In this sales training webinar, we look at the subject of what to do (and not do) with voicemail boxes when sales prospecting.


Getting a prospect’s voicemail box is the most likely outcome.
It is difficult to get a hold of prospects. You can call a prospect dozens of times and it would not be crazy for you to get his or her voicemail box the majority of those call attempts.

The reality is that prospects are just busy. If you are calling at a decision maker level, they might not even be at their desk the majority of the day. So when you are calling and calling, you may think they are avoiding you but they are just rarely at their desk and that is where the phone is ringing with your persistent pursuit to try to get a hold of them.

The prospect is not likely to return your voicemail message.
When thinking about what to do with the prospect’s voicemail box, it is important to be aware that it is not very likely for a prospect to return a call from a voicemail message left from a cold calling salesperson.

This might sound negative but this is a safe assumption for a few reasons:

  • Prospects are extremely busy
  • Prospects get a lot of calls from salespeople
  • Prospects receive a lot of voicemail messages from salespeople
  • A voicemail message is a difficult place to build interest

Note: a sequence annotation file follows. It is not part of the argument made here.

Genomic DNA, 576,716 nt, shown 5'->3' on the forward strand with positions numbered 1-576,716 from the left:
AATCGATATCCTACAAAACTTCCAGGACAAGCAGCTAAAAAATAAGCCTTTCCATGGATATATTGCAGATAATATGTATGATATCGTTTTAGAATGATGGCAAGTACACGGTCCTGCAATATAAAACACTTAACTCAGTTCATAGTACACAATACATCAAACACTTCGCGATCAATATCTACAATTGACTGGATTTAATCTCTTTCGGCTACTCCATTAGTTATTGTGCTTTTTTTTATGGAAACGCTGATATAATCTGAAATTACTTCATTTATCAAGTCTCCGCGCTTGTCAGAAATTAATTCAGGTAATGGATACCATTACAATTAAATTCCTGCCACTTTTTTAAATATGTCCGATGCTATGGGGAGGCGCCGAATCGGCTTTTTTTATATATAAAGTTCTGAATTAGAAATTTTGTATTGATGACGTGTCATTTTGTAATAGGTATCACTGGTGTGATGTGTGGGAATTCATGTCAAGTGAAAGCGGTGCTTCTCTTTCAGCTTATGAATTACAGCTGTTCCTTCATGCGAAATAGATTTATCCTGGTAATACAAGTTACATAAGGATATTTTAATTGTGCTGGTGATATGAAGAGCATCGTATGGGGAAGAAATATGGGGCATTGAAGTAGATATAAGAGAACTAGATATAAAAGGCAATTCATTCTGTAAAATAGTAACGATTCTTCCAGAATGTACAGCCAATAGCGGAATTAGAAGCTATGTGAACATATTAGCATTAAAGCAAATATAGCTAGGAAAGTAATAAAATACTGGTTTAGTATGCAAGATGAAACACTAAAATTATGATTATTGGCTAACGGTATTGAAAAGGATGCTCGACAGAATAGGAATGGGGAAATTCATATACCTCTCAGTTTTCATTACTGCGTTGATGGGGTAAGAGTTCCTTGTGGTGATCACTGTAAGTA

• A prospect may feel like it is the salesperson’s job to call back

Use a voicemail message to leave a commercial.
If you agree that the prospect is not likely to return your call from a voicemail message, this can play a big role in what we say in our voicemail script. If you think that a prospect might call you back, you may build a voicemail script around trying to motivate and direct the prospect in the activity of calling back.

But if we concede that they probably won’t call back, we can then be freed up to use that airtime in a different way. If you have 20 to 30 seconds to work with, focus your effort during that window on educating who you are and why the prospect should talk with you when you call him or her back.

Use some sort of logic for when to hang up and when to leave a message.
If we are using the voicemail box as a way to deliver our commercial message, then we do not need to leave a voicemail message every time that we call. In addition, when we do leave a voicemail message, there is a need to pause for a period of time before calling again.

As a result, it is optimum to have some sort of call cadence that is a mix of calls without a voicemail message and then sporadically leaving voicemail messages at strategic times.